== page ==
The human side of these characters are shown by the feelings of Shann were it says, "she watches her retreating form and felt a pang of guilt ," the type of clothing they wore "He was wearing a rustic brown tunic and trousers", or the types of food they would like to eat, "raleketh steak and a cup of narrian wine". It wasn't until the serpent, that I was drawn back into fantasy part of the story.

One of the fascinating parts of the book that brought me great understanding was when they were talking about the lodestones, they are naturally occurring deposits in the ground from meteorites which have been falling for millennia. The lodestones perform differently depending on the physics.

Lodestone is the first book in its series and I was extremely happy that the book left me wanting to read more and find out were each of these characters go.
(review of free book)

Review by: Kristine Victori on Aug. 04, 2012 :
Once again I am attracted to another author who has brought Science Fiction writing to a higher level. We see many great authors, but Mark Whiteway's writing has shown great accomplishments and you can see this in the many awards he has received.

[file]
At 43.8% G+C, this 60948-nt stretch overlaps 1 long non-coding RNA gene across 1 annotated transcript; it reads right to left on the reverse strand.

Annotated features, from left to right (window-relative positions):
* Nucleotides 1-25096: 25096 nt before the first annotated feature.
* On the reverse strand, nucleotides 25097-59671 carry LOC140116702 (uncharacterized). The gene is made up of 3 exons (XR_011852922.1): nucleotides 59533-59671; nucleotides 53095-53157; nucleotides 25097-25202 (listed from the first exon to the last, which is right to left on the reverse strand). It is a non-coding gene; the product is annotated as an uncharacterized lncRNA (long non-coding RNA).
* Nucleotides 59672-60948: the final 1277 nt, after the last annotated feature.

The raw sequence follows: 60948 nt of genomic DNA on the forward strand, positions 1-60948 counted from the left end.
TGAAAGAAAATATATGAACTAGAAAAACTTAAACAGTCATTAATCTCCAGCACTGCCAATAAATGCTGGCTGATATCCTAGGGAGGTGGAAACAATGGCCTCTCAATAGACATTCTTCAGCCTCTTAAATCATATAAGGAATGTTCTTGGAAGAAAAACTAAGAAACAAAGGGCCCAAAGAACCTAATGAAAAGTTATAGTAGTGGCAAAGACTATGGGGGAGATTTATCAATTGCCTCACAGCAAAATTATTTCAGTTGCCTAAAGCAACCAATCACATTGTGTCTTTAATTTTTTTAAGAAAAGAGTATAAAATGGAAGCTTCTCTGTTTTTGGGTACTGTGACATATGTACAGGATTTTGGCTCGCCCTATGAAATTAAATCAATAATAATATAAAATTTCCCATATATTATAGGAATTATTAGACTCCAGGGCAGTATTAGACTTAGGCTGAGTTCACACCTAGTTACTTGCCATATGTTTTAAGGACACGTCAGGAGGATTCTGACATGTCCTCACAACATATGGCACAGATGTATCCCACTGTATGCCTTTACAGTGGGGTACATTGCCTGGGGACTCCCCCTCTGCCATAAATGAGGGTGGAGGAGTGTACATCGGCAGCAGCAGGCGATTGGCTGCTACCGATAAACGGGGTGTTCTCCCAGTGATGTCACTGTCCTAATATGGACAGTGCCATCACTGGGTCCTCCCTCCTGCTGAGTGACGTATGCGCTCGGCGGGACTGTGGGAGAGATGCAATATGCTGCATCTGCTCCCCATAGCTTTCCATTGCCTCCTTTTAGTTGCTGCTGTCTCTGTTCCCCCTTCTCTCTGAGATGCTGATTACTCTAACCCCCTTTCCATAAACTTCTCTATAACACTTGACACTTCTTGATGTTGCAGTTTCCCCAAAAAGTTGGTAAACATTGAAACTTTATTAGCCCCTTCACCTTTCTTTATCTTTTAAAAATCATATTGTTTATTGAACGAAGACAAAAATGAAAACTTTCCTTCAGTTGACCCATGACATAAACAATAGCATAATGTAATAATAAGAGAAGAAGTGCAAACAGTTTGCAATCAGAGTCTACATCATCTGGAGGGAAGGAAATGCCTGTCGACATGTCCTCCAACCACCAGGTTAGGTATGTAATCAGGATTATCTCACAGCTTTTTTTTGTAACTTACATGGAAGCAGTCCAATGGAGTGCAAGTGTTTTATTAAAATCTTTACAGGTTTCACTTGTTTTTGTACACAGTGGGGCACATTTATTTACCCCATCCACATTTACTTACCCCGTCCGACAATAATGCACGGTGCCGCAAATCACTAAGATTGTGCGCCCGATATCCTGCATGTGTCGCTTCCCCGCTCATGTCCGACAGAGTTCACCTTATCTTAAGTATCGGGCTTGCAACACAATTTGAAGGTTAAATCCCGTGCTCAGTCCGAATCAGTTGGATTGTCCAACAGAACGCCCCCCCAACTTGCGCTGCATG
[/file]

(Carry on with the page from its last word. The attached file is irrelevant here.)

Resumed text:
In reading this book, we can easily bring our mind to see these characters as humans. The situations that take place could take place in everyday life, but in reality they are aliens.

The human side of these characters are shown by the feelings of Shann were it says, "she watches her retreating form and felt a pang of guilt ," the type of clothing they wore "He was wearing a rustic brown tunic and trousers", or the types of food they would like to eat, "raleketh steak and a cup of narrian wine". It wasn't until the serpent, that I was drawn back into fantasy part of the story.

One of the fascinating parts of the book that brought me great understanding was when they were talking about the lodestones, they are naturally occurring deposits in the ground from meteorites which have been falling for millennia. The lodestones perform differently depending on the physics.

Lodestone is the first book in its series and I was extremely happy that the book left me wanting to read more and find out were each of these characters go.
(review of free book)